In 1944, the Japanese government continued its attempts at mediation: it officially proposed to the Soviet government that a special Japanese mission be sent to Moscow. Having surmised the true objectives of the Japanese, the Soviet leadership instructed the Soviet Ambassador in Washington Andrey Gromyko to inform the U.S. government of the Japanese approaches. On 23 September 1944, Molotov sent a telegram to the ambassador instructing him to confidentially inform the Americans that: "Being well aware that the proposed mission would be more concerned with assessing the possibility of a separate peace between Germany and the U.S.S.R than with Soviet-Japanese relations, the Soviet government rejected the proposal of the Japanese government".

Anatoly Koshkin is a Doctor of History and professor at the Oriental University

The Price We Paid for Roosevelt's "Unconditional Surrender"

By George Fowler
August 21, 2009

Such references as the Normandy invasion, the Hürtgen Forest and the "Battle of the Bulge" would have no meaning to Americans today (not to mention the awesome casualties resulting from these and other late-World War II events) had America's president not held to his policy of total destruction of the European enemy.

A half-century (now 64 years) after the conclusion of World War II, very few people, even those who consider themselves well-informed students of history, have any idea that FDR spurned an equitable European peace in 1943. Thus they have never envisioned the infinitely better postwar world we could have known.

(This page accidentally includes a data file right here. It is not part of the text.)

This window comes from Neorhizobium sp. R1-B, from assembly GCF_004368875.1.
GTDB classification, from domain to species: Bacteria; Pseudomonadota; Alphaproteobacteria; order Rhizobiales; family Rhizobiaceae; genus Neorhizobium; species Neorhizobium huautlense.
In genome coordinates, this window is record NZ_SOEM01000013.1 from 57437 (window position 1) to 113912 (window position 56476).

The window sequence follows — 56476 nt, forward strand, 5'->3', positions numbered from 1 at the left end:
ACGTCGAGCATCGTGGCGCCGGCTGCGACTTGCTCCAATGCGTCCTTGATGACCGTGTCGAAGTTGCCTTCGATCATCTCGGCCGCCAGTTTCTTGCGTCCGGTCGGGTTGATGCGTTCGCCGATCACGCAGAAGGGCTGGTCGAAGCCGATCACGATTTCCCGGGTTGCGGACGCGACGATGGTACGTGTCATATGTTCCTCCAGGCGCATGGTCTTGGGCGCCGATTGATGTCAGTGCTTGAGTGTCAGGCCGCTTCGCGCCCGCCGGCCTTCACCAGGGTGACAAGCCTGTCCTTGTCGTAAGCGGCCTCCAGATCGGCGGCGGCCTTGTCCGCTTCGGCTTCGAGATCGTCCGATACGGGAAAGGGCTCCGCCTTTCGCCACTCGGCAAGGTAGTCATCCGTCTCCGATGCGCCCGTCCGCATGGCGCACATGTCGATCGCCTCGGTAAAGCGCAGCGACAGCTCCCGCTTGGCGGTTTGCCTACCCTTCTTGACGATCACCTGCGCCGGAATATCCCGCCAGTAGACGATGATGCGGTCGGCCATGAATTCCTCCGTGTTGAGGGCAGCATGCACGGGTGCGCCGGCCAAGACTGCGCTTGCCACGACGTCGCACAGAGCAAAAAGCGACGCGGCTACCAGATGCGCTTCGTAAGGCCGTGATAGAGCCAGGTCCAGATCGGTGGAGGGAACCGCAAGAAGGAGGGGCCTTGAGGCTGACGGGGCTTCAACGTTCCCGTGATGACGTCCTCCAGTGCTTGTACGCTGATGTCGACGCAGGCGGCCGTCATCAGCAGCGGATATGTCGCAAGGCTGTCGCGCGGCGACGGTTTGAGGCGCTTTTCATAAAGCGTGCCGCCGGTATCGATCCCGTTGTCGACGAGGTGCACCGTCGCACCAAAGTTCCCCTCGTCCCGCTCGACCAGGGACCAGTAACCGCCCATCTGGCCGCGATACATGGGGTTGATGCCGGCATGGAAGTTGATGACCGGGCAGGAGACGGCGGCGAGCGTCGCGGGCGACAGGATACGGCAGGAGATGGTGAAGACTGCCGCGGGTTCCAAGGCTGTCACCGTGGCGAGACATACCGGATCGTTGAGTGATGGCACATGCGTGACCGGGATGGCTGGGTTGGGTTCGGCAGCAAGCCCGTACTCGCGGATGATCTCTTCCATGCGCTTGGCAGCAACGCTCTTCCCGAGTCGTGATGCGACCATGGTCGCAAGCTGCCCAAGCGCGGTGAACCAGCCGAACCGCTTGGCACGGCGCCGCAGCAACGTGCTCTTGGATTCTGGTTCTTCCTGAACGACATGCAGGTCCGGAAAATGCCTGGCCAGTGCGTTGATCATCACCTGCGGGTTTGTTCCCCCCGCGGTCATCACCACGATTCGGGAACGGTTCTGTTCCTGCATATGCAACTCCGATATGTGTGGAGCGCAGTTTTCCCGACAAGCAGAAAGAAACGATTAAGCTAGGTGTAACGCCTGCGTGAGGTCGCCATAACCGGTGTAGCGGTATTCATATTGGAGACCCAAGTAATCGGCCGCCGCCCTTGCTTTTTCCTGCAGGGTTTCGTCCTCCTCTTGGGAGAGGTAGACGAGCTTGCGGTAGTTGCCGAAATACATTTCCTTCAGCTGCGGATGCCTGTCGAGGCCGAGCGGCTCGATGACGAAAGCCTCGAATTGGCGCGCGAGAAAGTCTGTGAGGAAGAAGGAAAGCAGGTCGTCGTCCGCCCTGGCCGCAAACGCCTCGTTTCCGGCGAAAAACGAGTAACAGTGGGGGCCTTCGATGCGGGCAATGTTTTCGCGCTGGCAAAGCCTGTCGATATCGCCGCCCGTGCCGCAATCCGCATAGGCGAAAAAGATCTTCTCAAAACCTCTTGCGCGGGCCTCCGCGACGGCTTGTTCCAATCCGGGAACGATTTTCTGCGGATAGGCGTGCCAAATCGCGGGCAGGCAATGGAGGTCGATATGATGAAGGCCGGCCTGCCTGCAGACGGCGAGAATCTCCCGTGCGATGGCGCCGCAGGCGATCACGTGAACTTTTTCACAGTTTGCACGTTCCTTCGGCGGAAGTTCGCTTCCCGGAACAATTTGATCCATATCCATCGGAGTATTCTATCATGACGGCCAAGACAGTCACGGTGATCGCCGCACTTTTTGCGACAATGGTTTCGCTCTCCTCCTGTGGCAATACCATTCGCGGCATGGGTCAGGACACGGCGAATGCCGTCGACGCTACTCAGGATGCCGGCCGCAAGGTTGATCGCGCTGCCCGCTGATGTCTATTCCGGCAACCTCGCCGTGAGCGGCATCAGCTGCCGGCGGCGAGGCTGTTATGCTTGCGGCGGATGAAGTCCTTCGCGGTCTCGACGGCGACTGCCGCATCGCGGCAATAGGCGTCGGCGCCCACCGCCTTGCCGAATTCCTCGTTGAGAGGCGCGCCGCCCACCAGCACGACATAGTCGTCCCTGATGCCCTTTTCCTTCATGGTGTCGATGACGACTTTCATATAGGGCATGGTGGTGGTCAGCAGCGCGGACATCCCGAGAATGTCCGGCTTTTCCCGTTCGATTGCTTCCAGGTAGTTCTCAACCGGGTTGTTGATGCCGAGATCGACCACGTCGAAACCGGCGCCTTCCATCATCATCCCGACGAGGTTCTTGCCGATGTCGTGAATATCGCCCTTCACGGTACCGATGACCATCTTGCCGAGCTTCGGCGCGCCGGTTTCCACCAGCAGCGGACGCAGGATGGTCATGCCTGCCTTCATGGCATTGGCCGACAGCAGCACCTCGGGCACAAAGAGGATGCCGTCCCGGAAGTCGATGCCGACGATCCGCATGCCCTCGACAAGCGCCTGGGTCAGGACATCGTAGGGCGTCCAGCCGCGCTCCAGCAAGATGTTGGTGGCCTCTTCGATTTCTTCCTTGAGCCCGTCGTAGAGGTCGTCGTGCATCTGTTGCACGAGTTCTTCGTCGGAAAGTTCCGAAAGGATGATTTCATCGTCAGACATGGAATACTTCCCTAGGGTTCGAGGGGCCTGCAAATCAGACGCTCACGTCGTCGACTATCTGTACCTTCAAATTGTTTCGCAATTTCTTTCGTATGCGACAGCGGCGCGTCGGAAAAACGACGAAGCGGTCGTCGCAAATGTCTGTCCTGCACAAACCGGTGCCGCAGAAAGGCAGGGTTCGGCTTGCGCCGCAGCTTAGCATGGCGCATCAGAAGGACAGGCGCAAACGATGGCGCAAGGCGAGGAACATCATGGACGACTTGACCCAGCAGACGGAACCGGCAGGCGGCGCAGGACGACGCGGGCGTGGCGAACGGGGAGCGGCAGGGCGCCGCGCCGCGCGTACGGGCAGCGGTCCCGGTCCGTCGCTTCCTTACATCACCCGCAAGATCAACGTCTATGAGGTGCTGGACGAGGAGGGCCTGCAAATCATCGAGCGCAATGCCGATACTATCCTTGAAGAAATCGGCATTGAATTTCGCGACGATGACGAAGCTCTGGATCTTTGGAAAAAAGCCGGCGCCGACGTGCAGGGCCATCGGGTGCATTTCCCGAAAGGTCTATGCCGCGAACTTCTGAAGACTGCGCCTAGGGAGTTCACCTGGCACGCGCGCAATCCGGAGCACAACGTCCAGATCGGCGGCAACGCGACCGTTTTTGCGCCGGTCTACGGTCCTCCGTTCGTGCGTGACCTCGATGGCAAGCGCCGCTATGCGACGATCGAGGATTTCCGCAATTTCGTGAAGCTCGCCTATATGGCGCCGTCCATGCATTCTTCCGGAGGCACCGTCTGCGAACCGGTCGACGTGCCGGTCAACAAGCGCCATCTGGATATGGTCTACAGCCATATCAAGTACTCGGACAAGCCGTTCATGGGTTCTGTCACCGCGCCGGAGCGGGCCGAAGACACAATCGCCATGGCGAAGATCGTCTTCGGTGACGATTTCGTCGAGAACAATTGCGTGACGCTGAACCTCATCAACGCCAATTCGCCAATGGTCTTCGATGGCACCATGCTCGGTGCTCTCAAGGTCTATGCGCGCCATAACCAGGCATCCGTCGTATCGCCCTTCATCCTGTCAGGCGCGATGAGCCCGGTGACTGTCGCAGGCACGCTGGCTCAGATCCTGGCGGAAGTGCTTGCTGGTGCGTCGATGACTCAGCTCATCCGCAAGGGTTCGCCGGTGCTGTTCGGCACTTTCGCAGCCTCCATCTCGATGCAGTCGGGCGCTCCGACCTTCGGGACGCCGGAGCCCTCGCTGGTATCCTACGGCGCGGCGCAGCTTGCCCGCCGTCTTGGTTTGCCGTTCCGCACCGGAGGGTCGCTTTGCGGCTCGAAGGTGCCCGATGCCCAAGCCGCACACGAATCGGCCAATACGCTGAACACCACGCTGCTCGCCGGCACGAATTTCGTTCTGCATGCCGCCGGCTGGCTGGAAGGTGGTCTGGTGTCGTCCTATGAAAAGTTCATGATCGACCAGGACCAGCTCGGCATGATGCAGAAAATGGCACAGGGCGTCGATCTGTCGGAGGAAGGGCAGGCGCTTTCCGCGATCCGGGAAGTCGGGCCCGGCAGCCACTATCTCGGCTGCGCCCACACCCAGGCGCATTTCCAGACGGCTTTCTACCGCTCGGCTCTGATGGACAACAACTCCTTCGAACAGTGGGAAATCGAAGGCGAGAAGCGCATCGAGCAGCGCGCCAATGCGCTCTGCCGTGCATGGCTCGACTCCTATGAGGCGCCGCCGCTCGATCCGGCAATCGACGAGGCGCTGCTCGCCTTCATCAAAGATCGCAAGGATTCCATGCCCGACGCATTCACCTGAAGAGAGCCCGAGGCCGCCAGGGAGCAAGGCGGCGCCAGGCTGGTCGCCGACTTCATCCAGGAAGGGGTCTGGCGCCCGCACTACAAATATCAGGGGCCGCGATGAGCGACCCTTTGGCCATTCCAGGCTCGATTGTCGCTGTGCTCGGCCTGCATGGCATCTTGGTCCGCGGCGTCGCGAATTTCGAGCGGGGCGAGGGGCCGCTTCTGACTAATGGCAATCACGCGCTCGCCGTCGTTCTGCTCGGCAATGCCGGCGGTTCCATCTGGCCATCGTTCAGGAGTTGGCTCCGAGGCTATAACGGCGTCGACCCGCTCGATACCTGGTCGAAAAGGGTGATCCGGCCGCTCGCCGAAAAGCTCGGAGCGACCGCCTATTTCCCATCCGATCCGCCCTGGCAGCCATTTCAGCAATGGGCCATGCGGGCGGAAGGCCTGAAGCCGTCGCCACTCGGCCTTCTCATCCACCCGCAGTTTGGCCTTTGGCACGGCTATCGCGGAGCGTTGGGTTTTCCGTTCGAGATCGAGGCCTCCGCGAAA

Franklin Delano Roosevelt's apologists rationalize their hero's capitulation to Stalin at Yalta as the result of his being a sick and tired man, near death. To many serious and even casual students of that era, this is nonsense. They view the Yalta agreements as totally consistent with 12 years of pro-Soviet policies emanating from the White House, beginning with the president's 1933 recognition of the Soviet Union following directly on the heels of Stalin's Ukraine genocide.

"Any report of a famine in Russia is today an exaggeration or malignant propaganda. There is no actual starvation or deaths from starvation but there is widespread mortality from diseases due to malnutrition".

-- as reported by the New York Times correspondent and Pulitzer-prize winner Walter Duranty

Denial of the famine by Soviet authorities was echoed at the time of the famine by some prominent Western journalists, like Walter Duranty. The Soviet Union adamantly refused any outside assistance because the regime officially denied that there was any famine. Anyone claiming the contrary was accused of spreading anti-Soviet propaganda. Outside the Soviet Union, Western governments adopted a passive attitude toward the famine, although most of them had become aware of the true suffering in Ukraine through confidential diplomatic channels.

In fact, in November 1933, the United States, under newly elected president Franklin D. Roosevelt, chose to formally recognized Stalin's Communist government and also negotiated a sweeping new trade agreement. The following year, the pattern of denial in the West culminated with the admission of the Soviet Union into the League of Nations. Stalin's Five-Year Plans for the modernization of the Soviet Union depended largely on the purchase of massive amounts of manufactured goods and technology from Western nations. Those nations were unwilling to disrupt lucrative trade agreements with the Soviet Union in order to pursue the matter of the famine.